This ongoing behavioral guidance creates deep levels of trust in my relationships with my birds. Every interaction that I have with them involves choice for them. They don’t have to step up unless they want to. They don’t have to go back into their cages unless they want to. They don’t have to go outdoors unless they want to. But, they do want to because I have learned to be a good trainer and I know how to motivate them.

A Joyful Lifestyle

Parrots use flight for reasons other than moving around. They also use flight to express themselves. One might suddenly take it into his head to fly in circles, screaming happily. I get to share in that exhilaration.

One might fly to a perch and then flip upside down in silliness. I get to laugh. One might ace an especially complicated landing. I get to admire. I might find one in a completely unexpected place. I get to be surprised.

Birds who fly are simply more fun to be around. They reveal their unique personalities in a manner that sedentary birds cannot.

As reader Rachel Crooks describes, “As her flight feathers have come in over the past year, I have seen a huge growth in her confidence and independence. I love that she is able to explore and find new ways through flight to entertain and stimulate that little brain of hers! Part of her daily routine is to zoom around my apartment for 10 or 15 minutes purely for fun. My experience with her has taught me that flight isn’t a purely functional behaviour – it’s used as a way to communicate, to play, and to explore. I feel lucky to be able to experience this alongside my bird!”

My birds are also less dependent, which pleases me. They don’t need me for entertainment. They can go where they want and do what they want in an environment that provides them with plenty of opportunities.

In Summary

I will leave you with the words of reader Paula Hobson: “I have mixed feelings about keeping companion animals.  On the one hand, I feel most peaceful and happy in the company of my 2 dogs, 2 parrots, and 2 parakeets.  Their beauty, affection, curiosity, attention, and the fact that they are always exactly who they are in the moment helps ground me and keep me sane.  That they aren’t human keeps me alert and curious about what the world is like with their particular senses, abilities, and unique thought processes.  On the other hand, they live mostly indoors, will never mate and raise young, interact naturally with their own kind, or make use of their considerable intelligence and resourcefulness to survive in their natural habitats.  In recognition of their great (involuntary) sacrifice, I try to provide the best diet, environment, and fun/challenge for them.  This includes as much freedom as you can have in a modest 3-bedroom ranch home.  They are out of their cages unless I have visitors or need to have the door open for any length of time.  They have play areas on their cages, java tree, toy tree, parrot stand, and refrigerator top.  They fly to the bathroom when I shower, and to my bedroom when I dress.  Just seeing their grace and beauty during flight lifts my heart, every time.  The physiology of flight, from unique skeleton and respiratory system, and the visual processing of the brain for flight and landing, are integral to the birds’ being.  To cripple them by clipping the wings and forcing them to walk everywhere would so severely limit their experience and freedom that I do not think I could justify it to myself.  Imagine being kidnapped by an alien and having your hamstrings cut so you could only get around in a wheelchair.  For your own safety.  How would this affect your quality of life?  Your mood?  I believe all living beings have pleasure moving in their healthy bodies and in having freedom.  If it increases some risks to the birds, I choose that over depriving them of flight.”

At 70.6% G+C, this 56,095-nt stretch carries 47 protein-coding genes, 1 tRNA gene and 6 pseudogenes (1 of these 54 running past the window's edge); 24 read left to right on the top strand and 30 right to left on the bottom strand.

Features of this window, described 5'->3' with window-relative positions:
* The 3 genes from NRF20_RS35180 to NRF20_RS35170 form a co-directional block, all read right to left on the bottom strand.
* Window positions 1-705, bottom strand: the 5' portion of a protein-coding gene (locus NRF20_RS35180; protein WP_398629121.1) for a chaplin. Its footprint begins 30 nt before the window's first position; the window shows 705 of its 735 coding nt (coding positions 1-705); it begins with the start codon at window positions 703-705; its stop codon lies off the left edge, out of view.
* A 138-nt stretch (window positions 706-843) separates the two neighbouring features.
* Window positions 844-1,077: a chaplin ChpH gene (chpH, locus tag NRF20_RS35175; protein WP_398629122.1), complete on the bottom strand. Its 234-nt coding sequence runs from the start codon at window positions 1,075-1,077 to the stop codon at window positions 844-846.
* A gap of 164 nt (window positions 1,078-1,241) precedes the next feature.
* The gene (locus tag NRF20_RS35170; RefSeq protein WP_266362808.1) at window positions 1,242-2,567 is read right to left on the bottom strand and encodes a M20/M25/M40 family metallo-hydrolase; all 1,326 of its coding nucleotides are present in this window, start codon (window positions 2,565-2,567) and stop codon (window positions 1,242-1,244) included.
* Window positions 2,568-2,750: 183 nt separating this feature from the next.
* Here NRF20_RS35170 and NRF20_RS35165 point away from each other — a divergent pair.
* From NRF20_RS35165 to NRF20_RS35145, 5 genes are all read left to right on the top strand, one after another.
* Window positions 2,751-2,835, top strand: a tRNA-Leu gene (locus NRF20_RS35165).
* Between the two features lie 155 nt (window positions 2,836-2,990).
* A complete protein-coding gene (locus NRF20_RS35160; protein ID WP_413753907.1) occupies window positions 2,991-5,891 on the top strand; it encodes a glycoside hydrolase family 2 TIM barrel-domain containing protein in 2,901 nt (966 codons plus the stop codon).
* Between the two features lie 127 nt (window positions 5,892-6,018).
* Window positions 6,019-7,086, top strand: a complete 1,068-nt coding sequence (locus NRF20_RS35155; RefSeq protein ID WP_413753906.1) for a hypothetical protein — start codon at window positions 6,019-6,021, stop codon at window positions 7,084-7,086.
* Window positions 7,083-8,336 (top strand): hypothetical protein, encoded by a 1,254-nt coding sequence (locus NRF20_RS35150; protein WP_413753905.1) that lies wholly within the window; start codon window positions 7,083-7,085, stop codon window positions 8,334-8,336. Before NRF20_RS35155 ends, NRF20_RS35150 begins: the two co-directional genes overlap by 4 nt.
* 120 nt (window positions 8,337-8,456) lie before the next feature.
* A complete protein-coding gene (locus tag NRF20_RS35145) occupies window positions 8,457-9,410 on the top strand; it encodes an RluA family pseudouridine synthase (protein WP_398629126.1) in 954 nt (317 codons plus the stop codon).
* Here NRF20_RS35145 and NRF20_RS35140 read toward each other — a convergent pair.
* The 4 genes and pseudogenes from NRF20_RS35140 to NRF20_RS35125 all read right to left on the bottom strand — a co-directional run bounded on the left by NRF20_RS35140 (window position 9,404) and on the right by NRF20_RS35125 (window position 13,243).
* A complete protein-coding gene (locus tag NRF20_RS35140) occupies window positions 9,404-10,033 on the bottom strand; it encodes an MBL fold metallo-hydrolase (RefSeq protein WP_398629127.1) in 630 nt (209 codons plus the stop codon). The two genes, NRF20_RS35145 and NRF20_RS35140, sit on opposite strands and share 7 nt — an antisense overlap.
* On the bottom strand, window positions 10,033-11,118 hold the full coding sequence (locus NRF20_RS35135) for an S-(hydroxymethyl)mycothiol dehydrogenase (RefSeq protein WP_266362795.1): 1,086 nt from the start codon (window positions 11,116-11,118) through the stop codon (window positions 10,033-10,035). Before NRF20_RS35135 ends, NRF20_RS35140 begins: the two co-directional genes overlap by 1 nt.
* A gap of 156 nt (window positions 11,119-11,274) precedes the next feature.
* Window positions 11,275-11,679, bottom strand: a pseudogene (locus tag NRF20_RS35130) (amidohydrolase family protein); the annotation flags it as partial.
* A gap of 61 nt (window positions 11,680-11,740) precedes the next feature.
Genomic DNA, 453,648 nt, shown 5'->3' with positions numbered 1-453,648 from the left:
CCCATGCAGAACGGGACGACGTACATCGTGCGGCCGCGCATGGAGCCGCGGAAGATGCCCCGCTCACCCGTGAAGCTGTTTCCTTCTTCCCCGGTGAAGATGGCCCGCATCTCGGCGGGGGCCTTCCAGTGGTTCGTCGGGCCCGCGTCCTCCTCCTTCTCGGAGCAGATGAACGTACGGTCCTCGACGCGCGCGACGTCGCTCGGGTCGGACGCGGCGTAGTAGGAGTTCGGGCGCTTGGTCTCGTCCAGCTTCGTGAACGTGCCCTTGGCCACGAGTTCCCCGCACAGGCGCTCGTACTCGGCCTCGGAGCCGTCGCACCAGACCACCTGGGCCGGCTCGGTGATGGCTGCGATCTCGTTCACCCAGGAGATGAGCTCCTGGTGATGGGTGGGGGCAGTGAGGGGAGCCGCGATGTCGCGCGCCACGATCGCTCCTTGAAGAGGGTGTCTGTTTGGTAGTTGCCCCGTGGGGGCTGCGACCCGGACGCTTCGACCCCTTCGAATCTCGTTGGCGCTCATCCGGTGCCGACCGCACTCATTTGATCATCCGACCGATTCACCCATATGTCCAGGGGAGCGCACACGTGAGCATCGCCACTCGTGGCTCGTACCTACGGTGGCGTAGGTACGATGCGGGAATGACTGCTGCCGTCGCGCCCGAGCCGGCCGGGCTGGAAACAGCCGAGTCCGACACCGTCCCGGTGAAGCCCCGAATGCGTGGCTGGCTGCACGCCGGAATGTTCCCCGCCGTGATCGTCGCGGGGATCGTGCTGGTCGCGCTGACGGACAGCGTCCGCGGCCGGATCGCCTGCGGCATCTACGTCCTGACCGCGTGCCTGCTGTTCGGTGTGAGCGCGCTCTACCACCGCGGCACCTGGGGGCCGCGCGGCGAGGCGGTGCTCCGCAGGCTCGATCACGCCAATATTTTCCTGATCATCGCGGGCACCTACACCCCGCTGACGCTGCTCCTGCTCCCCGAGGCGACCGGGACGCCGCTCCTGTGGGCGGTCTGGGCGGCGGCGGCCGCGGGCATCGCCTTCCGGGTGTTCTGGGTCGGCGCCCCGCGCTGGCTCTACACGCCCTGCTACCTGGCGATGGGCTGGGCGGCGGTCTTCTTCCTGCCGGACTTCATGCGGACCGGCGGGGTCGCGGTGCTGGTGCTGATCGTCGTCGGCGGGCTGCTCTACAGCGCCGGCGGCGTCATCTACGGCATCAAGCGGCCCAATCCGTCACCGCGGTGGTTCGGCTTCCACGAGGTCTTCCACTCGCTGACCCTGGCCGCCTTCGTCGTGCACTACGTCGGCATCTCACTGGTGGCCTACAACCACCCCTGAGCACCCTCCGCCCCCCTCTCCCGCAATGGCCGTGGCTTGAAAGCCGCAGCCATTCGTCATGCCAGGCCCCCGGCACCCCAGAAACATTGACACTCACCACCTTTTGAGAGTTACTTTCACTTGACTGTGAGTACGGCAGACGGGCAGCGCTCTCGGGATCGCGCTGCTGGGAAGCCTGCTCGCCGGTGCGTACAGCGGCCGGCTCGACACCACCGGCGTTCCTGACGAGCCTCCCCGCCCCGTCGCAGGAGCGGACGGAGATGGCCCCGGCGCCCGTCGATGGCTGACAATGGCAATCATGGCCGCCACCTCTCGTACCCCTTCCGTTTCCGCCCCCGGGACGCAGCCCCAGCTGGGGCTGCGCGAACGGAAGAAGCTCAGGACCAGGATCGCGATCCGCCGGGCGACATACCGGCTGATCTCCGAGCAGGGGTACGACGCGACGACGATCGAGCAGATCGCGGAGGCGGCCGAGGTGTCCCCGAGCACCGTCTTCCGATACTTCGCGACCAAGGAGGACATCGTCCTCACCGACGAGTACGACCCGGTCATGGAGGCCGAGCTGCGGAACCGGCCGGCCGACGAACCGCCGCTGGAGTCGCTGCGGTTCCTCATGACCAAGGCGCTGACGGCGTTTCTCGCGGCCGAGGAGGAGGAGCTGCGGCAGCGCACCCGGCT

Now that we have examined all of the many benefits of flight, I will in my next episode, get down to the business of discussing how to make this difficult decision. Is my house a suitable one for having birds who fly? Is having flighted birds right for me? Is my bird a good candidate for flight? See you then!

Thank you for reading my blog. I am Pamela Clark, an IAABC Certified Parrot Behavior Consultant. My passion is helping people with parrots, by offering behavior and husbandry consultations and publishing information you can trust. To access free resources or subscribe to my newsletter (which is a different publication from this blog), please visit me at http://www.pamelaclarkonline.com. Until next time!

Resources

McKendry, Jim. Publication date unknown. Wing Clipping vs. Flighted Companion Parrots. World Parrot Trust: Ask an Expert. https://www.parrots.org/ask-an-expert/wing-clipping-vs-flighted-companion-parrots. Accessed 03/29/2019. Accessed 03/30/2019

Sarah and Three Birds and A Cloud. 2012. https://threebirdsandacloud.wordpress.com/2012/08/28/life-with-flighted-parrots. Accessed 04/08/2019.